In less than a year, covering trials via Twitter has gone from an experiment to one of my regular reporting tools. With each new trial, I've gained about 100 followers - both locally and even from other countries - and that doesn't count the people who watch it from our news web site or on my work blog.
The reaction has been stunning at times. Other news sites, notably the Orange County Register, has also picked up on this kind of coverage for the courts.
But this week brought a giant step forward when a federal judge in Wichita gave the go-aheadfor me to use Twitter there. I don't know if it's a first, as some of the legal bloggers think, but it is a big step in expanding live coverage of the courts.
See, federal courts don't allow cameras or video or audio recorders. The federal courthouse in Wichita doesn't allow cell phones, so I had to get the judge's permission to bring my smartphone and Bluetooth keyboard into the courtroom.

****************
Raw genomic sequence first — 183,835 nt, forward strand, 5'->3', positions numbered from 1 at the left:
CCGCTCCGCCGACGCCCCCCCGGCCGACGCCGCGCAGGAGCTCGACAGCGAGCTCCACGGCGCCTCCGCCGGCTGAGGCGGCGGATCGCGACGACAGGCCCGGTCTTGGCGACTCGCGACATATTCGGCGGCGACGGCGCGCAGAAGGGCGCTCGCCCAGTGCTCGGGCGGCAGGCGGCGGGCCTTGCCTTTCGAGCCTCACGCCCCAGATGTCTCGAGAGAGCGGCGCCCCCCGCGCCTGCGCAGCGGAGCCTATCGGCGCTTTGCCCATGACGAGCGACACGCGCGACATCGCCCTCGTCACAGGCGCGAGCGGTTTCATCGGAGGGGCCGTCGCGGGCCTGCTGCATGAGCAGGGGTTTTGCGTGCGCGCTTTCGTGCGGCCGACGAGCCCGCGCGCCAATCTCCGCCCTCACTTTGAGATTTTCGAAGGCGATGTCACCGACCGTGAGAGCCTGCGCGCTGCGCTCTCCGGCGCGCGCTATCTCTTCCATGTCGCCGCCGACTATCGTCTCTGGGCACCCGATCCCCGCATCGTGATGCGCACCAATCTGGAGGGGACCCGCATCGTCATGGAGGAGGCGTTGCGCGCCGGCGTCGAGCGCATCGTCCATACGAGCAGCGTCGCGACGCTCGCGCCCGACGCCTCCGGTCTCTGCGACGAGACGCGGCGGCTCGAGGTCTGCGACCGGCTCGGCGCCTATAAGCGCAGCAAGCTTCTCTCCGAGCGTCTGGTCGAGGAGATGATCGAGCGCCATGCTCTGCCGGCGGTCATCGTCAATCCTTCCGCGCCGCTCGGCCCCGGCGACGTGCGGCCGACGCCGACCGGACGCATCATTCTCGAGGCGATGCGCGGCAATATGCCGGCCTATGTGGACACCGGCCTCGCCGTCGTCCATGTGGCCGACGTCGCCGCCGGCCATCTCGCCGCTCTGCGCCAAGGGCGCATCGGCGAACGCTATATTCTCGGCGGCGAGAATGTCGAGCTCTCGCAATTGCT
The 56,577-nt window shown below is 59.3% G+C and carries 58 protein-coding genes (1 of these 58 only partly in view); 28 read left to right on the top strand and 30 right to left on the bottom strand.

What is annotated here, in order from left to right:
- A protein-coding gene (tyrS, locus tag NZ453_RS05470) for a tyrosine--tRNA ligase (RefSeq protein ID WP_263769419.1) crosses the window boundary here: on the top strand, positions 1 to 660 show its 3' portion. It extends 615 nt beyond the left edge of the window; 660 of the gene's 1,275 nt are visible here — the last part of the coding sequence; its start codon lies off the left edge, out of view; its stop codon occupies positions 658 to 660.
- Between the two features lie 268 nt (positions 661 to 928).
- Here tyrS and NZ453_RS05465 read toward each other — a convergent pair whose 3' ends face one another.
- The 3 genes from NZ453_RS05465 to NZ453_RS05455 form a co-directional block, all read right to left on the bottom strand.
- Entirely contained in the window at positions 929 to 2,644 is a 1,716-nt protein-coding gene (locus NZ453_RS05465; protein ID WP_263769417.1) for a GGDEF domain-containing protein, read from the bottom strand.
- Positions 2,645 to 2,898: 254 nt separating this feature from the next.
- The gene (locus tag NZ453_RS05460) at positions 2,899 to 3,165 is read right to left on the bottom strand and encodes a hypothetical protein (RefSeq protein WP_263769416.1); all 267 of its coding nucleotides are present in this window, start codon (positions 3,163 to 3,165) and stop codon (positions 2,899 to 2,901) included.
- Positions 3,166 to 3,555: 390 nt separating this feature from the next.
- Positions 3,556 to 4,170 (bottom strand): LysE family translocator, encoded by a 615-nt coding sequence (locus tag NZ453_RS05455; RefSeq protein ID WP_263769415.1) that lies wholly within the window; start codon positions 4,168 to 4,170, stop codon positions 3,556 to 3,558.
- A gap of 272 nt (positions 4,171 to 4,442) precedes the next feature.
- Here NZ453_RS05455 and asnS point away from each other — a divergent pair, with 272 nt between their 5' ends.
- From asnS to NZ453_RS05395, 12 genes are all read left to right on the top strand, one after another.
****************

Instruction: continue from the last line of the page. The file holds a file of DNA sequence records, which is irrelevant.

The trial, which begins testimony Monday, surrounds federal charges of racketeering aimed at accused members of the Crips street gang. Federal prosecutors around the country have used racketeering laws for years to try and curb the problem of street gangs.
But to see these trials, you had to go to the courthouse. Twitter will allow people to follow the trial in real time and learn more about federal courts and how they work.
Follow the trial next week. After it's over, I'll report back with an update on what I learned in this new venue.